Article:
#24: Hamlet's Dresser by Bob Smith. A memoir of a boy whose "life was saved by literature." Bob Smith had a lonely and difficult childhood, with a younger sister who was retarded (and, it appears, had cerebral palsy and autism as well, based on her description in the book). When he was 10, his local librarian handed him a copy of The Merchant of Venice, and he found the passion of his life--and the thread that saved it.

I first read about this book in Deal Hudson's Summer Reading List issue of the Crisis newsletter. He raved about it so, that I picked it off the shelf when I saw it at 1/2 Price Books. Read it. It's worth the time.

I'm also almost 1/2 way through The Scarlet Pimpernel. I haven't done much this weekend except read. It's been lovely. The pile of dishes in my kitchen will make me sad tomorrow morning, but for tonight it's back to the time of the Reign of Terror!


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From an article in our local newspaper today:

A report prepared by the National Endowment for the Arts with data collected by the Census Bureau in 2002 shows that reading of literary works--novels, short stories, poetry and plays--is declining among all adults, regardless of age, race, ethnicity and income, with the least interest in reading reported among the youngest segments of American society. Only 46.7 percent of adults say they are reading literature, compared with 56.9 percent two decades ago. Nearly two-thirds of men don't read at all.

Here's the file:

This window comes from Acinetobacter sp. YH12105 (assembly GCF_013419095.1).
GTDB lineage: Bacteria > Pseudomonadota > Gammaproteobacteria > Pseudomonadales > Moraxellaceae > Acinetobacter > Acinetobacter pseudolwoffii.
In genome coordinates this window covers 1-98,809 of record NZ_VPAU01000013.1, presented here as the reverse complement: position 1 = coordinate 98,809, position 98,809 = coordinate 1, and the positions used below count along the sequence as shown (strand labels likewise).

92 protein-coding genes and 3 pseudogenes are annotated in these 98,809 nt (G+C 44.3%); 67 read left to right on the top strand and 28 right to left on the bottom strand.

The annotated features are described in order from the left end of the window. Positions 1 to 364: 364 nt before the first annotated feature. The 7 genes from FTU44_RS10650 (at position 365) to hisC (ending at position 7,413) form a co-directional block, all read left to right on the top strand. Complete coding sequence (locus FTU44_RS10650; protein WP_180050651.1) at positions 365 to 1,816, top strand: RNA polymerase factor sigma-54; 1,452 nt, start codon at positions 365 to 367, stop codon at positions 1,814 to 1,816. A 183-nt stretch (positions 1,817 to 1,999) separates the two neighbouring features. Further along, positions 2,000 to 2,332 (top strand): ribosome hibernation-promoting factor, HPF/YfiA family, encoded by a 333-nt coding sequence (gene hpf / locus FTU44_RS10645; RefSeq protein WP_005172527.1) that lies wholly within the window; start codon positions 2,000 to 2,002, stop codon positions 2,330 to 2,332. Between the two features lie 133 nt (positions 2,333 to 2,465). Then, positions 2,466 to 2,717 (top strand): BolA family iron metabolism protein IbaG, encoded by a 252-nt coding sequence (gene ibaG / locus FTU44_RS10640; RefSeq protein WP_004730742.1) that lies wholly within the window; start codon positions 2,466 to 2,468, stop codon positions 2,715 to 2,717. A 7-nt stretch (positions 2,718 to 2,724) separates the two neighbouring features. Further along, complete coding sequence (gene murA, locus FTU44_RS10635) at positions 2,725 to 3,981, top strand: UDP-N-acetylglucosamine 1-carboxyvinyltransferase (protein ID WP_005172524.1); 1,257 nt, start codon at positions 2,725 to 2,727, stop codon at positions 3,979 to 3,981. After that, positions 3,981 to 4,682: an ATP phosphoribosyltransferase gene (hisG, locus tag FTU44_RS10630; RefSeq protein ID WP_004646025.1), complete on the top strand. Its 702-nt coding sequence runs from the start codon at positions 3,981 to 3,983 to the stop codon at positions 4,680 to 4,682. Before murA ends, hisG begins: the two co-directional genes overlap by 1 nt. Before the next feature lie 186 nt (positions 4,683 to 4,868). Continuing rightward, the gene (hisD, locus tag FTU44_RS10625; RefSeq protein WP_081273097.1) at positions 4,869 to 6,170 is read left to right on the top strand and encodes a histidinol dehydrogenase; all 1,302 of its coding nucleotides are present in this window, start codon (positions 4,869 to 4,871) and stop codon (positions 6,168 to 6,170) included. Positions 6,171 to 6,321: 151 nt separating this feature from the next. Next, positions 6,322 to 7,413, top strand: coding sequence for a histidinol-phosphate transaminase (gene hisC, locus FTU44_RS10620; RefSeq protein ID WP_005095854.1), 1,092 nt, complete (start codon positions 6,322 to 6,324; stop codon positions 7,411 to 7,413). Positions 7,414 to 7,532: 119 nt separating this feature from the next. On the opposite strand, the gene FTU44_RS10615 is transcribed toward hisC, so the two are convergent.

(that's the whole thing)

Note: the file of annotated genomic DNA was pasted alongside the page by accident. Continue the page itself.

That last sentence surprises me not at all. I think it is tragic, but unfortunately it doesn't surprise me. Zteen is a reader. Only ONE out of his friends EVER reads anything that isn't strictly required by school. Once they are finished with school, I don't think that many of them will ever pick up a book again.